When presidents step down from office, they start philanthropic organizations or give speeches or paint themselves in the shower. But what do Popes do when they retire? It’s not quite clear, because, before today, no Pope had abdicated since 1415.
But Kean University history professor Christopher Bellitto, author of nine books on the history of the church, has a pretty good hunch. Benedict is a “company man,” Bellitto says, and wouldn’t want to distract from the new pope by hanging around in public view. “I think he’s going to respect the fact that the next pope needs him to be out.”
Still, the Pope also won’t have a “normal” retirement of sitting by the pool, playing bingo, playing bingo while sitting by the pool, and so on. “I have a sense that this guy is going to go live the life that he expected to live at the age of 80, the retirement age for bishops,” Bellitto says, “and that means he’s probably going to go to a villa, or a benedictine monastery in Germany, and just, you know, finish up the writing that he wants to do,” perhaps on the Trinity, a subject he’s focused on in the past.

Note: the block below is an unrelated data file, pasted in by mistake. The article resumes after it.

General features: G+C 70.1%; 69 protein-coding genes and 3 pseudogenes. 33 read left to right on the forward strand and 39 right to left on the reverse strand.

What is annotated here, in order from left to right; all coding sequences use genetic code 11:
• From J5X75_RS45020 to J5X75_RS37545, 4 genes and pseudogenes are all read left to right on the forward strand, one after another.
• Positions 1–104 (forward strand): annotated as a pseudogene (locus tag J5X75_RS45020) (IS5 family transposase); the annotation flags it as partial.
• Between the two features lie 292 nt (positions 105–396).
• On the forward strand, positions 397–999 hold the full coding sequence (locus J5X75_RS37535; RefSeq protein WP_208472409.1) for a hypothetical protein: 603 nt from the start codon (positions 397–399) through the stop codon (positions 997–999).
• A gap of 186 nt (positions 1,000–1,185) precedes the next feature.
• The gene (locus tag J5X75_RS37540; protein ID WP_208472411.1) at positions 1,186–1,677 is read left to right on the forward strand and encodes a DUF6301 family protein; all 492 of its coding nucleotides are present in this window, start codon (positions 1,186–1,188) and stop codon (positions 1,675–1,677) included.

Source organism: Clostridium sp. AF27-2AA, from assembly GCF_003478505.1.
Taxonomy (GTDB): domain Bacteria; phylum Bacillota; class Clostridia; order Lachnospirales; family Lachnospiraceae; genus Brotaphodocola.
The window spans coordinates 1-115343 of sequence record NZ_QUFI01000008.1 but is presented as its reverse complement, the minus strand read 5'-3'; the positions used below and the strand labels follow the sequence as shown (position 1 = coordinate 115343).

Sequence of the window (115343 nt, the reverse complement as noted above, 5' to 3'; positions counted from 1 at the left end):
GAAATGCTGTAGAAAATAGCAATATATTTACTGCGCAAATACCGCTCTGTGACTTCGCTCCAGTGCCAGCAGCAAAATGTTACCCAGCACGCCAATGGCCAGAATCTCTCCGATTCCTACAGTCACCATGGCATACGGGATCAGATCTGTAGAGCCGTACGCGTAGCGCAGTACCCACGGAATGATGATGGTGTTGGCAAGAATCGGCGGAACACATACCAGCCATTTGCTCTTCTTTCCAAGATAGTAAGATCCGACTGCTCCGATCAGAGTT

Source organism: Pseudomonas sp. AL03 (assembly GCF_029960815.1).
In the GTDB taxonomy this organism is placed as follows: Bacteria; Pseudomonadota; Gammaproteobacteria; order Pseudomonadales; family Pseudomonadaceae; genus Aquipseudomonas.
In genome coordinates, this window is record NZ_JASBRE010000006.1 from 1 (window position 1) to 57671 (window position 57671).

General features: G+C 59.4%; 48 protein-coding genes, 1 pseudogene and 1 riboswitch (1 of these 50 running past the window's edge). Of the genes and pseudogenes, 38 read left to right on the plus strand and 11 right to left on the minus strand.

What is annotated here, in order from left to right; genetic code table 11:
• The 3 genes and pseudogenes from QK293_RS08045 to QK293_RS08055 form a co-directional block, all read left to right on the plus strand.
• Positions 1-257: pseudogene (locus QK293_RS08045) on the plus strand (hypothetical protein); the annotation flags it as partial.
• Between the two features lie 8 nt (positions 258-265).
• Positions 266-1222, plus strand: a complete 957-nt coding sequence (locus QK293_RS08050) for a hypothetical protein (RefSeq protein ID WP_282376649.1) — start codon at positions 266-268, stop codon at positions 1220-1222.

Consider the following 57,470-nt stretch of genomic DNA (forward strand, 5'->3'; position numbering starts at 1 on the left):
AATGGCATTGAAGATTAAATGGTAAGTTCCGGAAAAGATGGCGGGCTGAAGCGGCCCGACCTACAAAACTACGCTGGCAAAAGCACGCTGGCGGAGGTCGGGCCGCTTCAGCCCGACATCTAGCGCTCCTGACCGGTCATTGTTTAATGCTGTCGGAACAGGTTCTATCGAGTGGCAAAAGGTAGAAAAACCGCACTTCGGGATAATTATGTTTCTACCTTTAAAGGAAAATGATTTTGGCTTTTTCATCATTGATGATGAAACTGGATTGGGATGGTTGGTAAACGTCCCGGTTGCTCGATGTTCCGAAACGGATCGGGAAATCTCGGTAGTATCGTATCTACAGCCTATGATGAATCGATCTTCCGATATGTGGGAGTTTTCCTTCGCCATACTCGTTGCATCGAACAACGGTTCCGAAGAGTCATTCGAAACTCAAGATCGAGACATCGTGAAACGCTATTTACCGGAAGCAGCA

That would certainly be a nicer way to spend one’s golden years than Pope Pontian was allowed. In the year 235, Pontian abdicated for the sake of continuity after he was sentenced by Roman emperor Maximinus Thrax to work in the salt mines of Sardinia, where he died. Another pope, Celestine V, resigned after just five months into his reign and was imprisoned by his successor for the short remainder of his life. He also earned a spot in hell, as far as Dante was concerned.